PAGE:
Headdresses & Cultural Appropriation

Headdresses & Cultural Appropriation

Why do people sometimes dress up like “Indians”?

There are some important things to think about when tossing on that war bonnet…

  • Do you know which tribe uses that headdress and for what?

  • Did the person who sold it have permission to recreate and profit from it?

  • Is it a plastic one made to imitate a standardized stereotype of headdress?

  • Do you feel you are simply borrowing from a culture’s style because you think it’s awesome or that it’s a harmless case of flattery?

  • If a Native person sees you in an Indian headdress, will you feel awkward?

  • Would you rock a blackface or a swastika at a party? How is this different?

Taking off the headdress is about respecting the realities faced by Native Peoples today.

Native peoples are still here, fighting for basic human & religious rights, and for respect.  But because the majority of society learns about Native cultures in textbooks, cartoons, and movies, the realities they face and even their existence remains invisible.  At Halloween, “Indian costumes” are sold alongside Spiderman, mermaids, and fictional characters.  Many of us grew up playing cowboys and indians or watching sports that have indian mascots.  These experiences support the entitlement of non-native people to reenact our storybook versions of exotic, romanticized stereotypes (noble savage, warriors, pristine environmentalists, shamans or magic indians).  It is a kind of American Indian image painted by white oppressors.  So sporting that headdress means being a walking representative of 500+ years of colonialism and racism, perpetuating stereotypes that native people have been fighting against for just as long.

A Note on Spiritual Practice…

In pretty much every corner of the Earth, our own ancestors faced oppression against spiritual knowledge, as our tribal communities and the earth worshipping traditions assimilated to the dominant cultural. Many came to America to escape religious oppression.  We are all indigenous to the Earth. 

However, some of us have more privileges: race, class, gender, sexual orientation, being able-bodied, etc.  These privileges affect peoples’ access to power & resources that affect our livelihoods.  Before thinking that America is a melting pot, visualize a tossed salad of heritage and tradition.   We need to come together.  But before we can just do that, we’ve got some work to do.

We do not need to take on the earth-based spirituality of Native peoples to fulfill our feeling of cultural & spiritual lack.  A growing number of us are looking to our own roots and inside ourselves to recover and remember the ancient earth-based knowledge and spiritual wisdom of each of our ancestors.  Now can mark a beginning journey of consciously deepening our understanding and honoring our ancestors traditions.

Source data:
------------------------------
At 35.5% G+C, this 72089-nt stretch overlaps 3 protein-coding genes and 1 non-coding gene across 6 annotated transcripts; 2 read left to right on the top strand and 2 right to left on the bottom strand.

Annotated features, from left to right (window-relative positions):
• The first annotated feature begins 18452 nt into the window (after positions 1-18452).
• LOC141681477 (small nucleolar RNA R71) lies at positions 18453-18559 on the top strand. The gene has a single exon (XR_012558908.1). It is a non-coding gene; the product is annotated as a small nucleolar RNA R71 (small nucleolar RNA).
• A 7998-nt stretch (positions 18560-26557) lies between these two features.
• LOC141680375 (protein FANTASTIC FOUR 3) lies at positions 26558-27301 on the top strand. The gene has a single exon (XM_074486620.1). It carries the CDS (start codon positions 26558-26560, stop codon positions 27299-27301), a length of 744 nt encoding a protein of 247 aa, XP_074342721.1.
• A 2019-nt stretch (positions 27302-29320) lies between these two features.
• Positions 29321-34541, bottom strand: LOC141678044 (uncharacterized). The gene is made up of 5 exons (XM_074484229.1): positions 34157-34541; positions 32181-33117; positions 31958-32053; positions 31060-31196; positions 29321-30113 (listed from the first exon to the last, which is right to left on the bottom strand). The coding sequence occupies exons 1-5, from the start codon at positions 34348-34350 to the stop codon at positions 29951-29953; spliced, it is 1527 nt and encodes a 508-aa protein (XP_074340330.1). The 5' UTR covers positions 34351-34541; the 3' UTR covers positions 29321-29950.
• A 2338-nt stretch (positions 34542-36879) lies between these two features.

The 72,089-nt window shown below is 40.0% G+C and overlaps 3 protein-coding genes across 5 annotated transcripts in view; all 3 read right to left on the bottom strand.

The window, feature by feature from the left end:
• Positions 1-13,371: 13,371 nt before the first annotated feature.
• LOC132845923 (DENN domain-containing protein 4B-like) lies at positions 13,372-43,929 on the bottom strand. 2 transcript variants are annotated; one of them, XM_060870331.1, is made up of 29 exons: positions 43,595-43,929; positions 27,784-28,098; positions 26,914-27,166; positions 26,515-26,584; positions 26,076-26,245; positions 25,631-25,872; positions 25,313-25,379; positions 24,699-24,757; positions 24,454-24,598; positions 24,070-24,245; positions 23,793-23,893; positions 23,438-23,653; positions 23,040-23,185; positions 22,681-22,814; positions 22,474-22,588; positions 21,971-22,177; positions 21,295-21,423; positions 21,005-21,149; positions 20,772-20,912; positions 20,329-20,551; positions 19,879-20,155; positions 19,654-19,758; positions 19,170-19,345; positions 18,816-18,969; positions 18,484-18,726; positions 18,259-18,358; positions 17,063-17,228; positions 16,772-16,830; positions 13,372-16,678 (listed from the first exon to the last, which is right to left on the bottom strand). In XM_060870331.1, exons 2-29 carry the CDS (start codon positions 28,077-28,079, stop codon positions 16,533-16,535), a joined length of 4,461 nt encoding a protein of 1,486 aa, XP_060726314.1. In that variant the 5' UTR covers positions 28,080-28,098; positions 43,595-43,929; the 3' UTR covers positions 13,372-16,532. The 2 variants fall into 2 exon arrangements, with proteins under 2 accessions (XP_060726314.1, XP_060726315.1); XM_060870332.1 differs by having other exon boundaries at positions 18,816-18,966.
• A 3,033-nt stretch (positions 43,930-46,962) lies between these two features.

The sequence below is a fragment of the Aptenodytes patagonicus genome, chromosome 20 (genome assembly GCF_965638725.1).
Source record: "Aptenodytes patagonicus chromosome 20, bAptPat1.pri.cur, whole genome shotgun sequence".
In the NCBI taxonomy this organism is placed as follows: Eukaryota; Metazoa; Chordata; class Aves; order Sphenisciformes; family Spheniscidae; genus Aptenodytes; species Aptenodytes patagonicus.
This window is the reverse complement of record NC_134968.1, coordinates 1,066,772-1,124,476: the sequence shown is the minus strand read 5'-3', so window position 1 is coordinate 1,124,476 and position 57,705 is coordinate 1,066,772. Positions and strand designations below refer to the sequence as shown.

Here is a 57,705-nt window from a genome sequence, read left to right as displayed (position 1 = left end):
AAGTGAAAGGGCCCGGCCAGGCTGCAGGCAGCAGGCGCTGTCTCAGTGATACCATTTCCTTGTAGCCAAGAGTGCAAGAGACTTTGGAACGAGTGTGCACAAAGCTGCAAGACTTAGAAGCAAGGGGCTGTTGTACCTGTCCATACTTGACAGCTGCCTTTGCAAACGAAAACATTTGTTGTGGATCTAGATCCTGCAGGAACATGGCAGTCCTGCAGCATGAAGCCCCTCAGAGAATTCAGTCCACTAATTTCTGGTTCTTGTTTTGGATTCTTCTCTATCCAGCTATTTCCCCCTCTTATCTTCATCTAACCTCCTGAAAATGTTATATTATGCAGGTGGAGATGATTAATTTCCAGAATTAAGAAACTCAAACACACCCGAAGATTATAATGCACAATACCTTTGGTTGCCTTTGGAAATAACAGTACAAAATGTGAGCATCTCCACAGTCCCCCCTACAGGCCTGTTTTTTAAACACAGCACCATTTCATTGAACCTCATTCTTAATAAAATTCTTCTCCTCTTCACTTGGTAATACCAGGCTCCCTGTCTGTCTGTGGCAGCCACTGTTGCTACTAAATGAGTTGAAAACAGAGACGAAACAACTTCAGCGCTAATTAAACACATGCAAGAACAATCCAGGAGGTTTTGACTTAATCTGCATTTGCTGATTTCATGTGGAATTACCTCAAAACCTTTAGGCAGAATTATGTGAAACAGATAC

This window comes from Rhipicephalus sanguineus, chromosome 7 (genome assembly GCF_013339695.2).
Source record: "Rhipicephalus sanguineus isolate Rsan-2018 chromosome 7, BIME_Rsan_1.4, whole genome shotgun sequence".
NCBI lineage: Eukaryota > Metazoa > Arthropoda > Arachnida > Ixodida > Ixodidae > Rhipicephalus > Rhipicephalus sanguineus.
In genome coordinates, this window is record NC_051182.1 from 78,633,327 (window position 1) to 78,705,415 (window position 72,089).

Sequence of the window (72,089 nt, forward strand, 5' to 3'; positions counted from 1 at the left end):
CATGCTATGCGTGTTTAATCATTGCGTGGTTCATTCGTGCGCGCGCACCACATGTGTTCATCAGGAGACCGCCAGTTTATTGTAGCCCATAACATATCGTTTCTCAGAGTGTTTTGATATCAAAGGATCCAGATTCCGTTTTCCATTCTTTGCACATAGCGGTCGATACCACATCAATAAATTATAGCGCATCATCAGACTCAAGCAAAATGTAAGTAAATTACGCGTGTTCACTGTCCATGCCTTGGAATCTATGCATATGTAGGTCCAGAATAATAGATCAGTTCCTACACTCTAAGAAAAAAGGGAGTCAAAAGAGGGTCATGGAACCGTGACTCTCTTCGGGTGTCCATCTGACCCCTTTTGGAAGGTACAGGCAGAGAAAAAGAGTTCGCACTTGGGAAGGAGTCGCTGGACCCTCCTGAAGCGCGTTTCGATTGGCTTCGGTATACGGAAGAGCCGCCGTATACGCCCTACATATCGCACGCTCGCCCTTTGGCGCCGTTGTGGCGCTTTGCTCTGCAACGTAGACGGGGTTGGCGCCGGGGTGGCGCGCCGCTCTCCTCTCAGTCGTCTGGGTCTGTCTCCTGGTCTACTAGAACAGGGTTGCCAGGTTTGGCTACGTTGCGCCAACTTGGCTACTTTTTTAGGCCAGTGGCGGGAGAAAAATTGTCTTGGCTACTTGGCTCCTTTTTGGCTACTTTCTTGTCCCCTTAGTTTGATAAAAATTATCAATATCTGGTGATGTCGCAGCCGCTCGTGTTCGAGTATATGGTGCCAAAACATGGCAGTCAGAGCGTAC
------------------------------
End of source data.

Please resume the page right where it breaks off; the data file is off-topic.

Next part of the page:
Beyond the indian Headdress

Wanna really pay tribute to Native people?  Connect with 500+ years of Indigenous people’s resistance.

The world’s last remaining resources and pristine areas are also where indigenous communities live and are being targeted for the last dregs of ‘resources’.  Indigenous communities, by fighting to protect their traditional ways & resisting further assaults on on their ancestral homelands & sovereignty are leading the struggle to protect Mother Earth.  

Victory in reclaiming the earth will require a broad movement that can help bridge cultures, issues, and nations.  It is more critical now than ever to support these front-line communities as they protect their homelands from desecration!  As we recognize connections among our various issues, a new kind of movement can emerge, one that is larger, deeper and more powerful than anything we have seen yet.  Indigenous peoples’ voices and experiences are essential and central to our collective survival amongst global environment, ecological, and political catastrophes.  Their win is our win.  By learning about how to be an ally to these leaders we can help create the space for the massive changes that we all long for…
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